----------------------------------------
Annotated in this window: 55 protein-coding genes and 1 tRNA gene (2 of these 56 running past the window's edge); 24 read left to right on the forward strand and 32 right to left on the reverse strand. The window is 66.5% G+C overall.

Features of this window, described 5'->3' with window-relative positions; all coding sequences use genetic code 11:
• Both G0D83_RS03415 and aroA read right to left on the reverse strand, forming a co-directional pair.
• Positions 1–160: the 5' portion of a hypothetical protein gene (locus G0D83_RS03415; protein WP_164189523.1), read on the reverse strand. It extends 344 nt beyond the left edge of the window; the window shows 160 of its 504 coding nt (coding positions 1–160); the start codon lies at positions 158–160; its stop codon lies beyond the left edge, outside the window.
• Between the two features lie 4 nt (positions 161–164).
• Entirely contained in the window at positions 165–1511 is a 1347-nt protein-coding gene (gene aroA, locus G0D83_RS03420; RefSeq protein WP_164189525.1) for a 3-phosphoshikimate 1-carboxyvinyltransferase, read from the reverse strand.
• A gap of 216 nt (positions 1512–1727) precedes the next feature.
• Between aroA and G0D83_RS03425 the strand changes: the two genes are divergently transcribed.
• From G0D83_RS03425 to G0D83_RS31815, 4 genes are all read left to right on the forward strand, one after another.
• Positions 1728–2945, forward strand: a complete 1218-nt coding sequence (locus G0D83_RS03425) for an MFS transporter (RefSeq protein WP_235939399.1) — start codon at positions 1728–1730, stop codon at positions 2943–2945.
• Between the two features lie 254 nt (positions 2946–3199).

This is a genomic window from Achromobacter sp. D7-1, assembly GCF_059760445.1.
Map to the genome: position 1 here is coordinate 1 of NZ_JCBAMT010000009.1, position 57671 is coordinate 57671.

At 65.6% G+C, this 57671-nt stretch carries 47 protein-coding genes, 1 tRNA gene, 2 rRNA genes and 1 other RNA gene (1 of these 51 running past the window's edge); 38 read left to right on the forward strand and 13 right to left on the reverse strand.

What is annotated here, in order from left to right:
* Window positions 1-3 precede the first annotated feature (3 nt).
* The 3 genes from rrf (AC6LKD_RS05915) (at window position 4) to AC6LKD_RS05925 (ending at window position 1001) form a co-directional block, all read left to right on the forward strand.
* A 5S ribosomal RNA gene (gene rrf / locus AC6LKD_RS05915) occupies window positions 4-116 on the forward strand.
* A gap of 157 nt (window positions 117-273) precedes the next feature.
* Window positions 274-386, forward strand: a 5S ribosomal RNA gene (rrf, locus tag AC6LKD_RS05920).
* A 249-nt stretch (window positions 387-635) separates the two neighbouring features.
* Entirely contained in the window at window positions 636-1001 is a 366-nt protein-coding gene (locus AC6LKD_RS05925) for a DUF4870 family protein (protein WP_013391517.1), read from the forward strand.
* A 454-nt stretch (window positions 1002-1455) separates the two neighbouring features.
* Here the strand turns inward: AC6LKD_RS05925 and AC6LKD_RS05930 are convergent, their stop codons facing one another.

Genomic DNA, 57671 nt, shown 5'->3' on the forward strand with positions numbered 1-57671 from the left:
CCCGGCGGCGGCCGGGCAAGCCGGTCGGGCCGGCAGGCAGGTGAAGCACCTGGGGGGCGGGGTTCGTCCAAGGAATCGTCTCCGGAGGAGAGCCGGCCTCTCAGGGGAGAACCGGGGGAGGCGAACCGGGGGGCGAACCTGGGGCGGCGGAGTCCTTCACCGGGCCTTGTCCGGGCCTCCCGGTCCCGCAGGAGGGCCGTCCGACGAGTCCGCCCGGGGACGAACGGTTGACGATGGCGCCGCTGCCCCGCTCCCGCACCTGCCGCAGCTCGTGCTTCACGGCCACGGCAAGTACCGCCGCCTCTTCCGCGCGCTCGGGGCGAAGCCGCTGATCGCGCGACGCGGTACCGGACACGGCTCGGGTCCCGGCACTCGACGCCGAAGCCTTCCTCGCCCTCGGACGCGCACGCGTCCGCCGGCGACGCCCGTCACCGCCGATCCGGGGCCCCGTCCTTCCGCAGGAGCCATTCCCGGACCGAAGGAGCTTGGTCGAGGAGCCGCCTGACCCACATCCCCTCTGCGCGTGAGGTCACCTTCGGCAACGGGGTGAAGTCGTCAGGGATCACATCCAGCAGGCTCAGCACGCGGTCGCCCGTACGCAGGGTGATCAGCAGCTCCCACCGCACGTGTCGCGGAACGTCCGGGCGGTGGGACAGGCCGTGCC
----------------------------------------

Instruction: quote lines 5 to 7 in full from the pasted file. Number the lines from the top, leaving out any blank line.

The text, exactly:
• Between the two features lie 4 nt (positions 161–164).
• Entirely contained in the window at positions 165–1511 is a 1347-nt protein-coding gene (gene aroA, locus G0D83_RS03420; RefSeq protein WP_164189525.1) for a 3-phosphoshikimate 1-carboxyvinyltransferase, read from the reverse strand.
• A gap of 216 nt (positions 1512–1727) precedes the next feature.